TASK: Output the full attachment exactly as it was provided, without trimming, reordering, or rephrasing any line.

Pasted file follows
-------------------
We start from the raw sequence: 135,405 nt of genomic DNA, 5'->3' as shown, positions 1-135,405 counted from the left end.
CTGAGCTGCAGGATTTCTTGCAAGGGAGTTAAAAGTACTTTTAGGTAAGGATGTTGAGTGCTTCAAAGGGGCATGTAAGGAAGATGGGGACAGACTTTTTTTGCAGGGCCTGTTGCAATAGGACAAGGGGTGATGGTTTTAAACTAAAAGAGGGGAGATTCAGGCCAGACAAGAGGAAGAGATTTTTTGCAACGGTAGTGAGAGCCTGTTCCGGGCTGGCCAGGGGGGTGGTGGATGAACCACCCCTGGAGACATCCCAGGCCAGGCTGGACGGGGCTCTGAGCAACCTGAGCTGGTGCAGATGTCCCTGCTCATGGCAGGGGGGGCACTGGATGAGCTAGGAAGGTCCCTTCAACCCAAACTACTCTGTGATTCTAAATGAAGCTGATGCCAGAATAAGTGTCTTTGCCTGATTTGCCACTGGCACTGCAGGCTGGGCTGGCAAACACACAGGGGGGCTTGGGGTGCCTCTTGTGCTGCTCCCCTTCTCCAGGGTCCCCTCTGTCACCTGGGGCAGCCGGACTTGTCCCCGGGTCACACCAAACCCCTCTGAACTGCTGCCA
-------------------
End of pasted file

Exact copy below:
We start from the raw sequence: 135,405 nt of genomic DNA, 5'->3' as shown, positions 1-135,405 counted from the left end.
CTGAGCTGCAGGATTTCTTGCAAGGGAGTTAAAAGTACTTTTAGGTAAGGATGTTGAGTGCTTCAAAGGGGCATGTAAGGAAGATGGGGACAGACTTTTTTTGCAGGGCCTGTTGCAATAGGACAAGGGGTGATGGTTTTAAACTAAAAGAGGGGAGATTCAGGCCAGACAAGAGGAAGAGATTTTTTGCAACGGTAGTGAGAGCCTGTTCCGGGCTGGCCAGGGGGGTGGTGGATGAACCACCCCTGGAGACATCCCAGGCCAGGCTGGACGGGGCTCTGAGCAACCTGAGCTGGTGCAGATGTCCCTGCTCATGGCAGGGGGGGCACTGGATGAGCTAGGAAGGTCCCTTCAACCCAAACTACTCTGTGATTCTAAATGAAGCTGATGCCAGAATAAGTGTCTTTGCCTGATTTGCCACTGGCACTGCAGGCTGGGCTGGCAAACACACAGGGGGGCTTGGGGTGCCTCTTGTGCTGCTCCCCTTCTCCAGGGTCCCCTCTGTCACCTGGGGCAGCCGGACTTGTCCCCGGGTCACACCAAACCCCTCTGAACTGCTGCCA